NYT: Kurdistan Warns ‘There Is a Lot We Can Also Do’ Against Iraq Crackdown

Iraqi Kurdish leader Massud Barzani delivers a speech during a rally in Arbil, the capital of the autonomous Kurdish region of northern Iraq, on September 22, 2017
AFP

This article originally appeared in the New York Times:

The president of Iraq’s Kurdish region warned on Friday that the Kurds might be forced to retaliate if the central government persists with what his spokesman called a “very aggressive” stance toward the pro-independence referendum.

Overseas flights were canceled on Friday from the international airport in Erbil, hours before a ban by the Iraqi government took effect, while officials in Baghdad warned that land borders might also be closed. There were also reports of internal highway closures.

“We are hopeful that these are all temporary measures,” said Vahal Ali, director of communications in the office of Massoud Barzani, the Kurdish region’s president. “We want this to be a peaceful transition, but if Baghdad decides not, there is a lot we can also do.”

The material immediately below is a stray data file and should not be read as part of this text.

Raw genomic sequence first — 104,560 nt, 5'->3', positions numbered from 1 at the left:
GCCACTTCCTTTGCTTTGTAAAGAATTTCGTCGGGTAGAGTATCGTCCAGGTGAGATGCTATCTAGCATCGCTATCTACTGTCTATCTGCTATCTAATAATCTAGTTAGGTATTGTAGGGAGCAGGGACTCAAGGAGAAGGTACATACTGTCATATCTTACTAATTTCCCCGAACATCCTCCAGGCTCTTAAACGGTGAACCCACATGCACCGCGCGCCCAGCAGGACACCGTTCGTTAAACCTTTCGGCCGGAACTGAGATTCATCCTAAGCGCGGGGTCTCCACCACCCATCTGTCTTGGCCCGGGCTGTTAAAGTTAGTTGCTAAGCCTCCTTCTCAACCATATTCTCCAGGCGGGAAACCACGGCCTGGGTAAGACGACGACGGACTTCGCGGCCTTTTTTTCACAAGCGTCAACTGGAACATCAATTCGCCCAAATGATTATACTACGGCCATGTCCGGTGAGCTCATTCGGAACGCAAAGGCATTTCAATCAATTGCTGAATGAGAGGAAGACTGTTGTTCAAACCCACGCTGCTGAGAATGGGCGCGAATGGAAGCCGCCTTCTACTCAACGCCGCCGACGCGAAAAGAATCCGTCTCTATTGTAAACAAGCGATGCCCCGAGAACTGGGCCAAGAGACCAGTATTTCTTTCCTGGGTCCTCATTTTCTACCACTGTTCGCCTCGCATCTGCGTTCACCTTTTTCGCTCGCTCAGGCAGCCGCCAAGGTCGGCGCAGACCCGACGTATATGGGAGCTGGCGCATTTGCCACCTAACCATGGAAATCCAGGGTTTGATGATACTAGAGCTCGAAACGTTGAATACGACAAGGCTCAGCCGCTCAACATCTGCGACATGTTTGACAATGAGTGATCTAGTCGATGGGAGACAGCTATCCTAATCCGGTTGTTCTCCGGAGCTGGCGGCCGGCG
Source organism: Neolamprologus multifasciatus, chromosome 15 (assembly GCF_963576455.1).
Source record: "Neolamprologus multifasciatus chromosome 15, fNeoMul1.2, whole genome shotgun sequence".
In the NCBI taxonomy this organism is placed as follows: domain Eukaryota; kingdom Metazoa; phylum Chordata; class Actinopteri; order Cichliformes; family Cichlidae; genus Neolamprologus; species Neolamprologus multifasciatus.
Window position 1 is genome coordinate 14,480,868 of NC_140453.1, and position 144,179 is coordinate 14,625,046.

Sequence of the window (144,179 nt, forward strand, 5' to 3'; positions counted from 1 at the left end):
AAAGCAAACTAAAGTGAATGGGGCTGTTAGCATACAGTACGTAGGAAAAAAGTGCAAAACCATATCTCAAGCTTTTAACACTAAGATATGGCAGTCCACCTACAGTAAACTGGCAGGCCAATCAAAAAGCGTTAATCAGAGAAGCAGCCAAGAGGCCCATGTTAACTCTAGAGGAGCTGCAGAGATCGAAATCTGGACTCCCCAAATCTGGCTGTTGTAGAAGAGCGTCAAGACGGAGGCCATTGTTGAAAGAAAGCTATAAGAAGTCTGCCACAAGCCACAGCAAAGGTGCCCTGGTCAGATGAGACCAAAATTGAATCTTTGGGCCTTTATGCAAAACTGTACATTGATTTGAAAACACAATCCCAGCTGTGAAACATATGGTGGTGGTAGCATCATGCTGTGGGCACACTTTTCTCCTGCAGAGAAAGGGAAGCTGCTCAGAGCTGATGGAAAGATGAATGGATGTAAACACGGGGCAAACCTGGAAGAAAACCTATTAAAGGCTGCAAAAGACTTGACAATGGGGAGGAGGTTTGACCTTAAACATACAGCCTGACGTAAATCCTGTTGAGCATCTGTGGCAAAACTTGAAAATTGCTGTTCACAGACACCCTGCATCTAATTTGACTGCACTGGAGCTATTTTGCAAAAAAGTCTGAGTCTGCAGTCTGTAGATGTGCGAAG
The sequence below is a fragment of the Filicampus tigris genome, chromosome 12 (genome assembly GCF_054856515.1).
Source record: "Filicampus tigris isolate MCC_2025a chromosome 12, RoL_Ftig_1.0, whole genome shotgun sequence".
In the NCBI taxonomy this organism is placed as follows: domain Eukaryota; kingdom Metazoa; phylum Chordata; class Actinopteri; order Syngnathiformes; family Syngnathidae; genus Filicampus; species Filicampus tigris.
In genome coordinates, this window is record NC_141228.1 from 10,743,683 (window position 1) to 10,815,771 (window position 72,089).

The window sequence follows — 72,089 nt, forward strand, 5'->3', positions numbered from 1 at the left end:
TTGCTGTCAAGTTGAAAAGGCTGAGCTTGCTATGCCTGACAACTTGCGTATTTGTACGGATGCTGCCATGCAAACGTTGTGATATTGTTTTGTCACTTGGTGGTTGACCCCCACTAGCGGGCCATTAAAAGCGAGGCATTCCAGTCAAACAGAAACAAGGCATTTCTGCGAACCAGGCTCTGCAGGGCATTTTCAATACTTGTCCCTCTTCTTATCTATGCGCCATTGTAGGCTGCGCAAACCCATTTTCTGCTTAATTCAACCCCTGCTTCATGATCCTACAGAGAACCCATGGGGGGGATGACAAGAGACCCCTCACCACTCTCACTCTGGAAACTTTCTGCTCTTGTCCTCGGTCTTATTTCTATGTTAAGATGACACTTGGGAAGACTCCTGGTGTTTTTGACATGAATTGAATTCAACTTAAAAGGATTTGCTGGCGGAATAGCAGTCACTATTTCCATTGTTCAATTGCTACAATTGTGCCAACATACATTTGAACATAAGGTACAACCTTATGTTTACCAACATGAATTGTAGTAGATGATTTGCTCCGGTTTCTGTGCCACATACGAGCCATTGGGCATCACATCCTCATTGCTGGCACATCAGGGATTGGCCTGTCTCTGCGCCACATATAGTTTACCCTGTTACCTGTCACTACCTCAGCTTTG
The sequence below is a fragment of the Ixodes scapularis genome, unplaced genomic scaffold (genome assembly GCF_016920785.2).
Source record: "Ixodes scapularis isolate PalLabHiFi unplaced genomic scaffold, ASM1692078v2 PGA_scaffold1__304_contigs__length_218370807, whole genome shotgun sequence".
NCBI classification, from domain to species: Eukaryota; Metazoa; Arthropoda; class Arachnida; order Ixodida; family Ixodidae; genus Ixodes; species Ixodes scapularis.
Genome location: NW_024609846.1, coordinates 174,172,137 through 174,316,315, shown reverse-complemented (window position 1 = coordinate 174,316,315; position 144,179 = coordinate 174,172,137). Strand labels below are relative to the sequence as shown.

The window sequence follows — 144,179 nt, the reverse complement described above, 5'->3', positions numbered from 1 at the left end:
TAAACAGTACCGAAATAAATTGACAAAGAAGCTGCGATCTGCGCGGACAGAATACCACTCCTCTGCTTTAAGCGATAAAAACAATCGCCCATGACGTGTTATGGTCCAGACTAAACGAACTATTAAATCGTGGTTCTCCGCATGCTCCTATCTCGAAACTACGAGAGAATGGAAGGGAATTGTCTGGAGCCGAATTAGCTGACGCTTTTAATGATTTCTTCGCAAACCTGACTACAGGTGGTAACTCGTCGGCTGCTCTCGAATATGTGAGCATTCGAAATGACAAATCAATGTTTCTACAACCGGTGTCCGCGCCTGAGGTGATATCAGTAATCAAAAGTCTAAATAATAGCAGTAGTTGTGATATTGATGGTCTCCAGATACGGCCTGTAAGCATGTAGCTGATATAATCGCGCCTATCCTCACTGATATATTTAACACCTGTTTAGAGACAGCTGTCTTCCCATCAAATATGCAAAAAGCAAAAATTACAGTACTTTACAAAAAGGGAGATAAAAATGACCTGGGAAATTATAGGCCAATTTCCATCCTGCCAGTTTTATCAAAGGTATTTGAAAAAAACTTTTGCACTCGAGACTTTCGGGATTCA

Mr. Ali was critical of threats by Baghdad to ask Turkey to cut a vital oil pipeline, which provides most of the estimated $8 billion the Kurdish region earns annually from oil revenue, and a request from the Iraqi parliament to move troops into the oil-rich, Kurdish-held city of Kirkuk. “Baghdad’s response to the referendum was very aggressive, so we don’t know what will happen,” the spokesman said.

Iraqi Kurds overwhelmingly voted in favor of independence in a referendum on Monday, which Mr. Ali said obliges Mr. Barzani to negotiate independence from the rest of Iraq. Baghdad has refused to enter such negotiations, and Mr. Ali said that if it maintained that attitude, Kurdistan would be forced to unilaterally declare independence.

Read the full story at the New York Times.

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